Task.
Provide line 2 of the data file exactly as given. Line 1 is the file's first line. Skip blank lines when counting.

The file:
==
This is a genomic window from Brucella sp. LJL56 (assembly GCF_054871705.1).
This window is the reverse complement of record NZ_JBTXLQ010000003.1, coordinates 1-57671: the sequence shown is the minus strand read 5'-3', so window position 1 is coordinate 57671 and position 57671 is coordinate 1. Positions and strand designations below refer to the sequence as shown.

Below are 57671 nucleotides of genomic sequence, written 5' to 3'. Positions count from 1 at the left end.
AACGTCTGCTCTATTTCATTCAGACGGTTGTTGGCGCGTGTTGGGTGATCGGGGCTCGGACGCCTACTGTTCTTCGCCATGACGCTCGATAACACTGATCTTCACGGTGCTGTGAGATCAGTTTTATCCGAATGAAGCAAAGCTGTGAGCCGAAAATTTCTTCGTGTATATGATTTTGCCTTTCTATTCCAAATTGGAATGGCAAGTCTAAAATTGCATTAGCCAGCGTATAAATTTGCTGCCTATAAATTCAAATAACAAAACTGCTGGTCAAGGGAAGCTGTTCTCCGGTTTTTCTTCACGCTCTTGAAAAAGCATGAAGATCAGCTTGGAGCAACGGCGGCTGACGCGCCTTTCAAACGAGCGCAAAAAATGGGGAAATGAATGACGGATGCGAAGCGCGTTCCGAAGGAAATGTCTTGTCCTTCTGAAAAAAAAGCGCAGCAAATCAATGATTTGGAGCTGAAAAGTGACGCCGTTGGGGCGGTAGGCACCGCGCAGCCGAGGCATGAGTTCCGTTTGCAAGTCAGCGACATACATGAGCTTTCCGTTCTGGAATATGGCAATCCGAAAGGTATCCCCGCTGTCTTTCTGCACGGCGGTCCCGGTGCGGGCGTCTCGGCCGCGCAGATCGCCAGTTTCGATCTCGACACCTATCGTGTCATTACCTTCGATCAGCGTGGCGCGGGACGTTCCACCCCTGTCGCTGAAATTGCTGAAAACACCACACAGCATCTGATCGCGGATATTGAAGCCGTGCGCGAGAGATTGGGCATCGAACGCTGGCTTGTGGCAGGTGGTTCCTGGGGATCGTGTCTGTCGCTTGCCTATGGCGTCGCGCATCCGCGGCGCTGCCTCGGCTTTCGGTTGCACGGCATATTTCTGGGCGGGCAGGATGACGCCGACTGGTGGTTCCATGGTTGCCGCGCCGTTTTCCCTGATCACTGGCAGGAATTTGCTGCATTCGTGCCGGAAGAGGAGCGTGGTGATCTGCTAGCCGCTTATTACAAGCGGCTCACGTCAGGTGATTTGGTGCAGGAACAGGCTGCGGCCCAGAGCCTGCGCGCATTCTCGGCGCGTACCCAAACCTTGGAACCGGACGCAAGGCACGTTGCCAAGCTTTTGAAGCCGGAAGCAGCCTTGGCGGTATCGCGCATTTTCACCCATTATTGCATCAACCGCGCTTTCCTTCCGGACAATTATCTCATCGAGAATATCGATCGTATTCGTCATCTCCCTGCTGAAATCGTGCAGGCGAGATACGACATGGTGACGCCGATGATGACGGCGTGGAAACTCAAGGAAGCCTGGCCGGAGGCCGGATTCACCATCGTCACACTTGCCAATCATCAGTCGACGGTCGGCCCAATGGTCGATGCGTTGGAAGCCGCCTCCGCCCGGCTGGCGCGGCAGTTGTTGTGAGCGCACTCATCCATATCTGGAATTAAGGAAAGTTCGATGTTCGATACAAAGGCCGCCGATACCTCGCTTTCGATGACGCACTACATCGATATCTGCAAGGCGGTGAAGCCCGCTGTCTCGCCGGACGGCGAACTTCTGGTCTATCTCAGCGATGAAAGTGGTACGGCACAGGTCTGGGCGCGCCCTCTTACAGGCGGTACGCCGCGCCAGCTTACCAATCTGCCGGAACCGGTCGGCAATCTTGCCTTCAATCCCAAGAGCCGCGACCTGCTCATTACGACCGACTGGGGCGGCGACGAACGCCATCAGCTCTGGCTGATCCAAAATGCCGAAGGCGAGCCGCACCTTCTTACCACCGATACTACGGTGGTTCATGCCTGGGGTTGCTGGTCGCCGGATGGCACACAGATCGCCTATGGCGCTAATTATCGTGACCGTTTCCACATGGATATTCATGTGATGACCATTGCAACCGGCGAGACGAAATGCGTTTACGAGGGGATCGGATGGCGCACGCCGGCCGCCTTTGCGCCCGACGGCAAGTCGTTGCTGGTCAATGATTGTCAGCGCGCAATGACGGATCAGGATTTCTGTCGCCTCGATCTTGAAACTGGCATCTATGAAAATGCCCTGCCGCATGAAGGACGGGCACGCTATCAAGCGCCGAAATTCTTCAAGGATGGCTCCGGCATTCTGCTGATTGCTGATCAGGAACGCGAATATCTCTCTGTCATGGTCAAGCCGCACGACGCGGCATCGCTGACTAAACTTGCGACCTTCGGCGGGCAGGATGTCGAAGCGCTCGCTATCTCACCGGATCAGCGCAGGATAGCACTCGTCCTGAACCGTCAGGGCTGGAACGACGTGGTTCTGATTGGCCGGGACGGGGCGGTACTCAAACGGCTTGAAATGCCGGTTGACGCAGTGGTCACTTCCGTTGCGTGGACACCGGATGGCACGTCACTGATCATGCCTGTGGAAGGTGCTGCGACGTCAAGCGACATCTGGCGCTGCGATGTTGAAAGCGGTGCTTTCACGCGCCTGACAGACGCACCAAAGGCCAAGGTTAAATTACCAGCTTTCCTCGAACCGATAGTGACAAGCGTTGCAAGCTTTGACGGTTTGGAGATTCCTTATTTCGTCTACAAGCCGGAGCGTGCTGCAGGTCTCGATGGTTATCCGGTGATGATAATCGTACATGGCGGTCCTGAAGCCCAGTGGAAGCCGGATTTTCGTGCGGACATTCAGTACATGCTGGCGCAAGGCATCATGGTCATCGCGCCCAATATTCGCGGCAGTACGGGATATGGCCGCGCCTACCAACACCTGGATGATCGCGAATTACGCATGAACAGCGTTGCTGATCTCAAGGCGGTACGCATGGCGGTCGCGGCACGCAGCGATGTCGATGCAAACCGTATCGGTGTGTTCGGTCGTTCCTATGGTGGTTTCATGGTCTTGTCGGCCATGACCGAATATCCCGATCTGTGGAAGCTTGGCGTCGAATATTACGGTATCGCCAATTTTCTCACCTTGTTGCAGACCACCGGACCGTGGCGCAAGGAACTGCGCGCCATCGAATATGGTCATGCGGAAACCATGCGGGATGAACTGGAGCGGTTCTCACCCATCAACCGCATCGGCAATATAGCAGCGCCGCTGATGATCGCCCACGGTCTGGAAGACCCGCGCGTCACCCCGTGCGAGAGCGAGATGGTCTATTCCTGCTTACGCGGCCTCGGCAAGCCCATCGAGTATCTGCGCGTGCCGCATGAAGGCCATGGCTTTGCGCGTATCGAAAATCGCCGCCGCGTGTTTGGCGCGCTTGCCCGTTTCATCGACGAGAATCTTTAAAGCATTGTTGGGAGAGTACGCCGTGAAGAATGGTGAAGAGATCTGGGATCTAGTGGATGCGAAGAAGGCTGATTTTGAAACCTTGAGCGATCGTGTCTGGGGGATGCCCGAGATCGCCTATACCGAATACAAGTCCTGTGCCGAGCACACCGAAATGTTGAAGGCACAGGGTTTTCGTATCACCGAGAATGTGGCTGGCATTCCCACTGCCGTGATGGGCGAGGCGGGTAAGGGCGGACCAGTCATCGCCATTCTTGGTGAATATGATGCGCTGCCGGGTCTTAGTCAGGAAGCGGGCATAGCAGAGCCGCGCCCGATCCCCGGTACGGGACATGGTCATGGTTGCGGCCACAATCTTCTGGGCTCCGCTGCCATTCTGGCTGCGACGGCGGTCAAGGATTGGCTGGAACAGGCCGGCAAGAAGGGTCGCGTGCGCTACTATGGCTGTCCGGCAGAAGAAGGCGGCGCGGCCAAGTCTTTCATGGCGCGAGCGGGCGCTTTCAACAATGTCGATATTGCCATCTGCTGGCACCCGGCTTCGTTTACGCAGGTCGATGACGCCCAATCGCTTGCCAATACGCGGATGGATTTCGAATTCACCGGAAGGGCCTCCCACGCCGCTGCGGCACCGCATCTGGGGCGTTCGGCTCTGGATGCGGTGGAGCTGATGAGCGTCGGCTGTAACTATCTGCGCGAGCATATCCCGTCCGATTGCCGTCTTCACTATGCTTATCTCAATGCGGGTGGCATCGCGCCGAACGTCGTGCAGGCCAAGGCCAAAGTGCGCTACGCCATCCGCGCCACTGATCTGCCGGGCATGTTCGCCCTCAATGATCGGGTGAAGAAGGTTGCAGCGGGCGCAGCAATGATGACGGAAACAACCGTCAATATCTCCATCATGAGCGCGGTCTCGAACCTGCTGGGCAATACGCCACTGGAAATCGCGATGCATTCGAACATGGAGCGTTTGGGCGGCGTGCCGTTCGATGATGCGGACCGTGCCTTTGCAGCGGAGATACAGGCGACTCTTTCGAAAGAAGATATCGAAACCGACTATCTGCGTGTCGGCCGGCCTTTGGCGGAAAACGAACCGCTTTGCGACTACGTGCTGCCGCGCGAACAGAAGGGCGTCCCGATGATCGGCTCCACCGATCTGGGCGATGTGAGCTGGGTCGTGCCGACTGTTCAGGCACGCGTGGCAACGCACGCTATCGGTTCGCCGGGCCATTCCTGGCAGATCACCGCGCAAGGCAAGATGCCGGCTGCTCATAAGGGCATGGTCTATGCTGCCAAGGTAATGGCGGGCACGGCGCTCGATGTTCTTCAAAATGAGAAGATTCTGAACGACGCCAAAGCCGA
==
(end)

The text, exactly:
This window is the reverse complement of record NZ_JBTXLQ010000003.1, coordinates 1-57671: the sequence shown is the minus strand read 5'-3', so window position 1 is coordinate 57671 and position 57671 is coordinate 1. Positions and strand designations below refer to the sequence as shown.